Myopia cell discovered in retina
Northwestern Medicine scientists have discovered a cell in the retina that may cause myopia when it dysfunctions. The dysfunction may be linked to the amount of time a child spends indoors and away from natural light.
"This discovery could lead to a new therapeutic target to control myopia," said Greg Schwartz, lead investigator and assistant professor of ophthalmology at Northwestern University Feinberg School of Medicine.
More than a billion people in the world have myopia, whose incidence is rising and is linked to how much time people spend indoors as children.
The newly discovered retinal cell—which is highly sensitive to light—controls how the eye grows and develops. If the cell instructs the eye to grow too long, images fail to be focused on the retina, causing nearsighted vision and a lifetime of corrective glasses or contact lenses.
"The eye needs to stop growing at precisely the right time during childhood," Schwartz said.
It has long been long known the retina contains a signal to focus the image in the eye, and this signal is important for properly regulating eye growth during childhood.
"But for years no one knew what cell carried the signal," Schwartz said. "We potentially found the key missing link, which is the cell that actually does that task and the neural circuit that enables this important visual function."
Schwartz named the cell, "ON Delayed," in reference to its slow responses to lights becoming brighter. The cell was unique among many other cell types tested in its exquisite sensitivity to whether an image was in focus.
He described the neural circuit as the diagram that reveals how this cell is wired to other cells in the retina to acquire this unique sensitivity.
How too much time indoors may trigger myopia
The indoor light spectrum has high red/green contrast, which activates these clusters of photoreceptors in the human eye, creating the equivalent of an artificial contrast image on the retina. It's likely the human version of the ON Delayed retinal ganglion cell would be overstimulated by such patterns, causing aberrant over-growth of the eye, leading to myopia, Schwartz said.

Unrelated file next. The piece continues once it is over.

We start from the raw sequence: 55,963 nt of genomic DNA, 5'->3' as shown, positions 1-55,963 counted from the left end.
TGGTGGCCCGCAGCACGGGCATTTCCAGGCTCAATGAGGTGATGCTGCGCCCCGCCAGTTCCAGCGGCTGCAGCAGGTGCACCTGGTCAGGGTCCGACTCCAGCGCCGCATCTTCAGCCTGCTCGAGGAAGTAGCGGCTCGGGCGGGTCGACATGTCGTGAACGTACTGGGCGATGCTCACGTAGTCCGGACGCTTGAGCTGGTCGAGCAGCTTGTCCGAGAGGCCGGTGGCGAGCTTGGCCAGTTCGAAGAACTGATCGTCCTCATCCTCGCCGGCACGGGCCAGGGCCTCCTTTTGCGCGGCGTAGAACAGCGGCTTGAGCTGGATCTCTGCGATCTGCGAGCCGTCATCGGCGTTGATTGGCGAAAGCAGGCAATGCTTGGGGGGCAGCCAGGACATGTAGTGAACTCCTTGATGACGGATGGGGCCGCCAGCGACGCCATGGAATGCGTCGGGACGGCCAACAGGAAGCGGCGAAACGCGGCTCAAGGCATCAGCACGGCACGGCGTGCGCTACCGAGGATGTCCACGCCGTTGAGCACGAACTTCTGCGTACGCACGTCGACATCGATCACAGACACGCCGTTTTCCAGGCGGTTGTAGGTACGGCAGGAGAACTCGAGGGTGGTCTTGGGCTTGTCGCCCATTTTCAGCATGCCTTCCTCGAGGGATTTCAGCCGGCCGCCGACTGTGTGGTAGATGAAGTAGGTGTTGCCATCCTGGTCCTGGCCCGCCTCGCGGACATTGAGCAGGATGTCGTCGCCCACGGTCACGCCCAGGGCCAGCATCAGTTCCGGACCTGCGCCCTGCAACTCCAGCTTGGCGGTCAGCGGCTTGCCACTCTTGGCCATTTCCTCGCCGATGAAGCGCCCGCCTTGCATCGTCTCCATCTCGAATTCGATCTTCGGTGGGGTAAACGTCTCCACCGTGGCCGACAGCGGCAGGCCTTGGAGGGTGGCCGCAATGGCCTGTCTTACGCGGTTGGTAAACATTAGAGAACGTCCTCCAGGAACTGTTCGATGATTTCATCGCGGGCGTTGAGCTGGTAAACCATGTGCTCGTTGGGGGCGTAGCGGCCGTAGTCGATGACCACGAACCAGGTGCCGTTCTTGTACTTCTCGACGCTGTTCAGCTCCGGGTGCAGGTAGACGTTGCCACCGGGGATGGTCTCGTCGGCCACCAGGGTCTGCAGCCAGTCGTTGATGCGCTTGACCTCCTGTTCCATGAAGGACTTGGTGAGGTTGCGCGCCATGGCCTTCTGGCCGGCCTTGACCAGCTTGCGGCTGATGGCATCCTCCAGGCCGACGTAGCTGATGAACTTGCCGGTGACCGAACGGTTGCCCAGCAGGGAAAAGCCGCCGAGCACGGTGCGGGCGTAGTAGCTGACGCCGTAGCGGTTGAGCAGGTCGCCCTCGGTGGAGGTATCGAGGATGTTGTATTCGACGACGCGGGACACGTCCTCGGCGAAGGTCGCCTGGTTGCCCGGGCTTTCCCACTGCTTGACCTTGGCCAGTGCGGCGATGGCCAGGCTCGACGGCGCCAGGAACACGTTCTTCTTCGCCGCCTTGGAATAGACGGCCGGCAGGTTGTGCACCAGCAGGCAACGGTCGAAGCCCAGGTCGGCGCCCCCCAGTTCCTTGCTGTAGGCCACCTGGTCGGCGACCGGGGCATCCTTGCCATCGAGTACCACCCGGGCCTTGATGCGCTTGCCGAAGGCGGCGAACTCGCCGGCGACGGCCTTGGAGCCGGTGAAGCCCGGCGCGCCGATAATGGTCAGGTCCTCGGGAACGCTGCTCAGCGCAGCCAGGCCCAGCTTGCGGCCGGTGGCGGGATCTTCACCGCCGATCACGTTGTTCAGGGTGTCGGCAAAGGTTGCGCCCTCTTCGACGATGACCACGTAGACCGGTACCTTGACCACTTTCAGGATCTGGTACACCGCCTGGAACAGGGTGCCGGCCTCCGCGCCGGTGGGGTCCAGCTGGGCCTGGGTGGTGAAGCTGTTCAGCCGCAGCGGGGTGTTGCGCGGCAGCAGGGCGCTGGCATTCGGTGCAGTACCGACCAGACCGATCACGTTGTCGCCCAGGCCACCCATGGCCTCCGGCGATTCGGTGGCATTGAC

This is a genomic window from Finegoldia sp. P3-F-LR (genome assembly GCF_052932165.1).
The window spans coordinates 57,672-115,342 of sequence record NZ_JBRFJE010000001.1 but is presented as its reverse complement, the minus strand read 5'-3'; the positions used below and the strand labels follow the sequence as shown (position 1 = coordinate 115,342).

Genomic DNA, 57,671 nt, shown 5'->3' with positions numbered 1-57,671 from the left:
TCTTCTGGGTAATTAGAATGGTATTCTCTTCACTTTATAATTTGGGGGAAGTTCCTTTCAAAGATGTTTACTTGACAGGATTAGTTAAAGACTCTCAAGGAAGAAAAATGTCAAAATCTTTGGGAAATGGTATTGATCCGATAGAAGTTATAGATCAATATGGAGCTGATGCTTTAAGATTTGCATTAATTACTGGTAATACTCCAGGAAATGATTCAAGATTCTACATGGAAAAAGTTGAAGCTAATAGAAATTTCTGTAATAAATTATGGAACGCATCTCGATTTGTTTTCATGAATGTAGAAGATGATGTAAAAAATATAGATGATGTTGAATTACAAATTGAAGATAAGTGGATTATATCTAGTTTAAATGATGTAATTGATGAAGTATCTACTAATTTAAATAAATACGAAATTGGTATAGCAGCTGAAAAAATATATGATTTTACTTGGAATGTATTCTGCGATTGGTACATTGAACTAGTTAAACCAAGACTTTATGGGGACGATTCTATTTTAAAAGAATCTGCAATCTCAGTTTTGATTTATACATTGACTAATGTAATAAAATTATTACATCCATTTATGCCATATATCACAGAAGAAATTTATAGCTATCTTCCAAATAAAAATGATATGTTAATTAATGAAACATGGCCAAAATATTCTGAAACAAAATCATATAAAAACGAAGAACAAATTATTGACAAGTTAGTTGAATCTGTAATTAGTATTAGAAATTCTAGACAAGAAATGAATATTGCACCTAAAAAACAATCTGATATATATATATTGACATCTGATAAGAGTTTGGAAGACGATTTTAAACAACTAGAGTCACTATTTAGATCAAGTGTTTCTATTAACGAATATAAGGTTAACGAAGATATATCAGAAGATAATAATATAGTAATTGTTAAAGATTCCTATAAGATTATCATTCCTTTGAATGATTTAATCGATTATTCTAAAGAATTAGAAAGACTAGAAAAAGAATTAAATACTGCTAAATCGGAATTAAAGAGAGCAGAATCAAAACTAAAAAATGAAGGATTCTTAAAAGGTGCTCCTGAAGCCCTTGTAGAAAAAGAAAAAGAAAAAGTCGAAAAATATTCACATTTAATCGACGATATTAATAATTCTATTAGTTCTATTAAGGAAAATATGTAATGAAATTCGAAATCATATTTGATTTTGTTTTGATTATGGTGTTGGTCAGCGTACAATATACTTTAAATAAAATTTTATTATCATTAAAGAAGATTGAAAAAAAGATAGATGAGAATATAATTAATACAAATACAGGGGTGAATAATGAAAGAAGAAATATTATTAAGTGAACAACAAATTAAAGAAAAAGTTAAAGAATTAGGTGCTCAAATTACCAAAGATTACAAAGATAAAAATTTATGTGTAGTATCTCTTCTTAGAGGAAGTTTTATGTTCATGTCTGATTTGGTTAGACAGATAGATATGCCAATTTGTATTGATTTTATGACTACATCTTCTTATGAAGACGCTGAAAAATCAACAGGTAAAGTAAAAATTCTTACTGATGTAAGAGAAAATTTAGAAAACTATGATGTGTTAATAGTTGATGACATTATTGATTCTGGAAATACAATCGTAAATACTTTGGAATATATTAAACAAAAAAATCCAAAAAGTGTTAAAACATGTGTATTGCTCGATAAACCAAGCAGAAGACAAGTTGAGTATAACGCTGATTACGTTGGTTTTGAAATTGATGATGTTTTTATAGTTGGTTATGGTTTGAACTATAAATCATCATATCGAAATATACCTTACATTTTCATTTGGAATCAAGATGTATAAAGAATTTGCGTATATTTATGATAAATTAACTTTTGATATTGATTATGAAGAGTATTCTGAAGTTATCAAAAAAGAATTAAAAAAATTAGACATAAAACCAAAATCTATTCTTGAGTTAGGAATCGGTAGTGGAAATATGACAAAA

The study will appear in the Feb. 20 print issue of Current Biology. It was published online Jan. 26.
To conduct the study, Schwartz and co-author Adam Mani, a postdoctoral fellow in ophthalmology at Feinberg, used microscopic glass electrodes to record electrical signals from cells in a mouse retina while presenting patterns of light on a digital projector.
The next goal is to find a gene specific to this cell. Then scientists can turn its activity up or down in a genetic mouse model to try to induce or cure myopia.
The study is part of Schwartz's larger body of research to reverse engineer the retina by identifying new retinal cell types in mice. The retina has about 50 types of retinal ganglion cells, which together convey all the information we use to perceive the visual world. Each of these cells provides different visual information—such as color or motion—about any point in space.
Schwartz, who is funded by the National Institutes of Health (NIH), wants to identify the new cells by their specific function, analyze their genetic signatures and understand how the cells are interconnected within the retina and to their targets in the brain. His research could lead to gene therapy to treat blindness and to improve the function of artificial retinal prosthetics.
The article is titled "Circuit Mechanisms of a Retinal Ganglion Cell with Stimulus-Dependent Response Latency and Activation Beyond Its Dendrites."